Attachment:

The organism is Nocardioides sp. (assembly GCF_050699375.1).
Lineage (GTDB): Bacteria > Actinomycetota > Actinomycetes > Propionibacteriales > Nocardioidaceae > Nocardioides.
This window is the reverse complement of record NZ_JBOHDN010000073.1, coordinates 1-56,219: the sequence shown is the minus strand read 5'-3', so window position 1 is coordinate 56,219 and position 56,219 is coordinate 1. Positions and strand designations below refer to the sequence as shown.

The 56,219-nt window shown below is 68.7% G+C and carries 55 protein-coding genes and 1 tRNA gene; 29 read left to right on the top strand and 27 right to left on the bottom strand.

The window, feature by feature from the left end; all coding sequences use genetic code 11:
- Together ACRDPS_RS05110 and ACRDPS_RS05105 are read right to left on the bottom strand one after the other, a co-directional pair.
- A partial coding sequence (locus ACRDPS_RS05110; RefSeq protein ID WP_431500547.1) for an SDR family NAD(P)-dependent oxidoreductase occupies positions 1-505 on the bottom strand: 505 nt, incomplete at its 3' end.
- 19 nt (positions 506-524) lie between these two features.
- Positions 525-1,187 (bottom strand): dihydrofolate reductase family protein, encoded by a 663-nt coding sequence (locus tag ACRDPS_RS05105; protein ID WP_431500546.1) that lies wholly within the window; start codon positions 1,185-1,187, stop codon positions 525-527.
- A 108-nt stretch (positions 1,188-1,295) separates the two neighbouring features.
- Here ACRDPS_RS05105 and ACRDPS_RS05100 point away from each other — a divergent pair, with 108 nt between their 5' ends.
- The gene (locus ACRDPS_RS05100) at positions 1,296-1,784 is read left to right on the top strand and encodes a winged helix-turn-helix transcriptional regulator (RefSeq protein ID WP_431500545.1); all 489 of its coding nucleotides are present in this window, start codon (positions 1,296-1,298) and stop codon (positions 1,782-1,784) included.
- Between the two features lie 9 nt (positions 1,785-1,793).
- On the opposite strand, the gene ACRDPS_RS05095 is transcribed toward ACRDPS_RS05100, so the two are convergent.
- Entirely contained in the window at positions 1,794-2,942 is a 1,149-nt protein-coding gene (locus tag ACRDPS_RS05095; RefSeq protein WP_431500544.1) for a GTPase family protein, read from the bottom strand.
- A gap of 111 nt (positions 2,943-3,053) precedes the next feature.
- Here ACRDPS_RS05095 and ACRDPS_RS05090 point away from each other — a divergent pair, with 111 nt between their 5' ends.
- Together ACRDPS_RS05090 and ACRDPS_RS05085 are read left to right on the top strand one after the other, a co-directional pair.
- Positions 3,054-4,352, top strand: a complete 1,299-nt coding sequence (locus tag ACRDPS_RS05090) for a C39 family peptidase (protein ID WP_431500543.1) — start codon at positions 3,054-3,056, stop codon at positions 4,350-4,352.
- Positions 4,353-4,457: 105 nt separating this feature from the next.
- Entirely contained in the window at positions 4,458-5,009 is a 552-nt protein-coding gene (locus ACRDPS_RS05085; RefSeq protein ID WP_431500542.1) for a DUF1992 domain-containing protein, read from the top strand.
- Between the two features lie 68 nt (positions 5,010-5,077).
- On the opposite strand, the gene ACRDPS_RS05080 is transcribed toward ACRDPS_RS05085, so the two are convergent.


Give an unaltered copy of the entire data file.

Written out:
The organism is Nocardioides sp. (assembly GCF_050699375.1).
Lineage (GTDB): Bacteria > Actinomycetota > Actinomycetes > Propionibacteriales > Nocardioidaceae > Nocardioides.
This window is the reverse complement of record NZ_JBOHDN010000073.1, coordinates 1-56,219: the sequence shown is the minus strand read 5'-3', so window position 1 is coordinate 56,219 and position 56,219 is coordinate 1. Positions and strand designations below refer to the sequence as shown.

The 56,219-nt window shown below is 68.7% G+C and carries 55 protein-coding genes and 1 tRNA gene; 29 read left to right on the top strand and 27 right to left on the bottom strand.

The window, feature by feature from the left end; all coding sequences use genetic code 11:
- Together ACRDPS_RS05110 and ACRDPS_RS05105 are read right to left on the bottom strand one after the other, a co-directional pair.
- A partial coding sequence (locus ACRDPS_RS05110; RefSeq protein ID WP_431500547.1) for an SDR family NAD(P)-dependent oxidoreductase occupies positions 1-505 on the bottom strand: 505 nt, incomplete at its 3' end.
- 19 nt (positions 506-524) lie between these two features.
- Positions 525-1,187 (bottom strand): dihydrofolate reductase family protein, encoded by a 663-nt coding sequence (locus tag ACRDPS_RS05105; protein ID WP_431500546.1) that lies wholly within the window; start codon positions 1,185-1,187, stop codon positions 525-527.
- A 108-nt stretch (positions 1,188-1,295) separates the two neighbouring features.
- Here ACRDPS_RS05105 and ACRDPS_RS05100 point away from each other — a divergent pair, with 108 nt between their 5' ends.
- The gene (locus ACRDPS_RS05100) at positions 1,296-1,784 is read left to right on the top strand and encodes a winged helix-turn-helix transcriptional regulator (RefSeq protein ID WP_431500545.1); all 489 of its coding nucleotides are present in this window, start codon (positions 1,296-1,298) and stop codon (positions 1,782-1,784) included.
- Between the two features lie 9 nt (positions 1,785-1,793).
- On the opposite strand, the gene ACRDPS_RS05095 is transcribed toward ACRDPS_RS05100, so the two are convergent.
- Entirely contained in the window at positions 1,794-2,942 is a 1,149-nt protein-coding gene (locus tag ACRDPS_RS05095; RefSeq protein WP_431500544.1) for a GTPase family protein, read from the bottom strand.
- A gap of 111 nt (positions 2,943-3,053) precedes the next feature.
- Here ACRDPS_RS05095 and ACRDPS_RS05090 point away from each other — a divergent pair, with 111 nt between their 5' ends.
- Together ACRDPS_RS05090 and ACRDPS_RS05085 are read left to right on the top strand one after the other, a co-directional pair.
- Positions 3,054-4,352, top strand: a complete 1,299-nt coding sequence (locus tag ACRDPS_RS05090) for a C39 family peptidase (protein ID WP_431500543.1) — start codon at positions 3,054-3,056, stop codon at positions 4,350-4,352.
- Positions 4,353-4,457: 105 nt separating this feature from the next.
- Entirely contained in the window at positions 4,458-5,009 is a 552-nt protein-coding gene (locus ACRDPS_RS05085; RefSeq protein ID WP_431500542.1) for a DUF1992 domain-containing protein, read from the top strand.
- Between the two features lie 68 nt (positions 5,010-5,077).
- On the opposite strand, the gene ACRDPS_RS05080 is transcribed toward ACRDPS_RS05085, so the two are convergent.